Revealing the Mechanical Properties of Metal Pillars Using Experimental Methods and Molecular Dynamic Simulations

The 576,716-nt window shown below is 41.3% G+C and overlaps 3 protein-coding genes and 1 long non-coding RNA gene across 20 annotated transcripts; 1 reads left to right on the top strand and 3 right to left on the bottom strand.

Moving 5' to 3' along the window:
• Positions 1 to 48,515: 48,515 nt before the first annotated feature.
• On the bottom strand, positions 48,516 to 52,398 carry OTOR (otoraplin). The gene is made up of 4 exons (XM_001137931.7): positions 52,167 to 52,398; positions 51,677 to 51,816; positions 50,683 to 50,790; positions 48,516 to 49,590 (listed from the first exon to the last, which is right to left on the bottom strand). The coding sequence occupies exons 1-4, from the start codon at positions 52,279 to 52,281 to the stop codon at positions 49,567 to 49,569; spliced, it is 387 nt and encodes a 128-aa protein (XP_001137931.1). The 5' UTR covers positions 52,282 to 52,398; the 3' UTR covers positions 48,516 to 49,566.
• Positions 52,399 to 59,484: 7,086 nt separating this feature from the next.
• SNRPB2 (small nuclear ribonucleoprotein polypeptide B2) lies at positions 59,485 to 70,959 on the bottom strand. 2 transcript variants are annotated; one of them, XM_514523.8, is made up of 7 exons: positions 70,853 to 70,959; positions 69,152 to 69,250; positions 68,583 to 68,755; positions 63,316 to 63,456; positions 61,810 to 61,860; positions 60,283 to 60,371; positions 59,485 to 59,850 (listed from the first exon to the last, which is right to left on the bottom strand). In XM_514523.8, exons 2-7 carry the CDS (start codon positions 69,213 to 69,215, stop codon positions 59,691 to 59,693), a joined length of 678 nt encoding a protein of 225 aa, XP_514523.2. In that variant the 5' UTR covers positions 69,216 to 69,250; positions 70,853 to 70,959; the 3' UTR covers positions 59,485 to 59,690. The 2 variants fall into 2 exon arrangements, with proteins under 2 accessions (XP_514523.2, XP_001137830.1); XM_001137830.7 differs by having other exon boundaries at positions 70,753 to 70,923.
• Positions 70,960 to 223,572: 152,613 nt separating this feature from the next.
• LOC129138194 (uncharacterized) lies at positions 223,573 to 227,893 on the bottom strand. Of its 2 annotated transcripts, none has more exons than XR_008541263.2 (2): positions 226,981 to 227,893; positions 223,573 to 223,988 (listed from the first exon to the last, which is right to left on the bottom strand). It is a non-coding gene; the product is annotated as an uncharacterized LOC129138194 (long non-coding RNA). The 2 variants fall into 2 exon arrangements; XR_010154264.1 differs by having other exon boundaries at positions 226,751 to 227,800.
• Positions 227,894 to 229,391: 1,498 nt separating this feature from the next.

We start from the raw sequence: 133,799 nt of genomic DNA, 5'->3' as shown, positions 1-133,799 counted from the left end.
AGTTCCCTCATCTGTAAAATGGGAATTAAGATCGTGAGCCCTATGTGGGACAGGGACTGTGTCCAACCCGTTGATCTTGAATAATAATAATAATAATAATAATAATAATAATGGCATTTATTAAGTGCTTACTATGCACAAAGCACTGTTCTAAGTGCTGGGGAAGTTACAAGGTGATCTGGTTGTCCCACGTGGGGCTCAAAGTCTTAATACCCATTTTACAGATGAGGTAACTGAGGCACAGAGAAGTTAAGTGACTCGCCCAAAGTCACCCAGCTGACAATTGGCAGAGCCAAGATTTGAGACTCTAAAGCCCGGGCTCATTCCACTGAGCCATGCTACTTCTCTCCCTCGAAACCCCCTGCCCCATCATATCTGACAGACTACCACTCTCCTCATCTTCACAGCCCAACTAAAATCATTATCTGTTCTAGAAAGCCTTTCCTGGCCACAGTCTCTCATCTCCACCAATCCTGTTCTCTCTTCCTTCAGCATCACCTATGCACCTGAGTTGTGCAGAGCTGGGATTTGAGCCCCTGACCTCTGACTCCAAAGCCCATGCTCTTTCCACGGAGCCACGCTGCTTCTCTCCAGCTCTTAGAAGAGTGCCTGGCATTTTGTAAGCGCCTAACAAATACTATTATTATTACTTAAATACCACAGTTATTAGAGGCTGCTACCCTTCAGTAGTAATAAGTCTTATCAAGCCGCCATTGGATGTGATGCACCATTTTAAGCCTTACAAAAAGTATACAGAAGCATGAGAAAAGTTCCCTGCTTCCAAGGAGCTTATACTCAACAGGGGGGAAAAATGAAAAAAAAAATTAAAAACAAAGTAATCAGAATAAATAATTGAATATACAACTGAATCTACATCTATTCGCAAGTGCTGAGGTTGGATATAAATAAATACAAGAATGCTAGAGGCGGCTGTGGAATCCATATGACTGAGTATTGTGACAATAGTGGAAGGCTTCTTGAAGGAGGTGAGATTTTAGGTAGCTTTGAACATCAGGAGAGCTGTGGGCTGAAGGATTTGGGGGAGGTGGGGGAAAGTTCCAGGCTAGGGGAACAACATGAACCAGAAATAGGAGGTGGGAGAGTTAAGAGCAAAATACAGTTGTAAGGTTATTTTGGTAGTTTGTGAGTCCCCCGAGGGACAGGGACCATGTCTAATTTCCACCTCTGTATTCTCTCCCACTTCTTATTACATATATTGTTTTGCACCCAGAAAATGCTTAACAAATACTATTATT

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The mechanical properties of nano-crystalline copper pillars were investigated by both experimental methods and Molecular Dynamic Simulations in this study. Electron beam lithography and electroplating were used to fabricate the nano-crystalline copper pillars with various cross-sectional geometries, namely solid core, hollow, c-shaped, and x-shaped. These as-fabricated copper pillars possess three different average grain sizes, which were achieved by changing the compositions of the plating solution. Uniaxial micro-compression tests were applied to deform these nano-crystalline columnar structures. Classical Hall-Petch relationship was observed between the large-grain specimens and medium-grain specimens. An inversed Hall-Petch relationship emerged as the grain size continued to go down to the small grain size region. The mechanical behavior exhibited no signs of sensitivity to the cross-sectional geometries. To understand the deformation mechanisms, Molecular Dynamic Simulations were performed on nano- crystalline copper pillars with different dimensions. The as-constructed models displayed different mechanical behaviors under compressive and tensile deformation. This so-called compression-tension asymmetry was believed to be associated with free surface alongside the nano-crystalline pillars, where the free surface energy made opposite contributions under compression and tension. An inversed Hall-Petch trend was also observed between the nano-crystalline copper columnar structure with the grain size of 13 and 6 nm.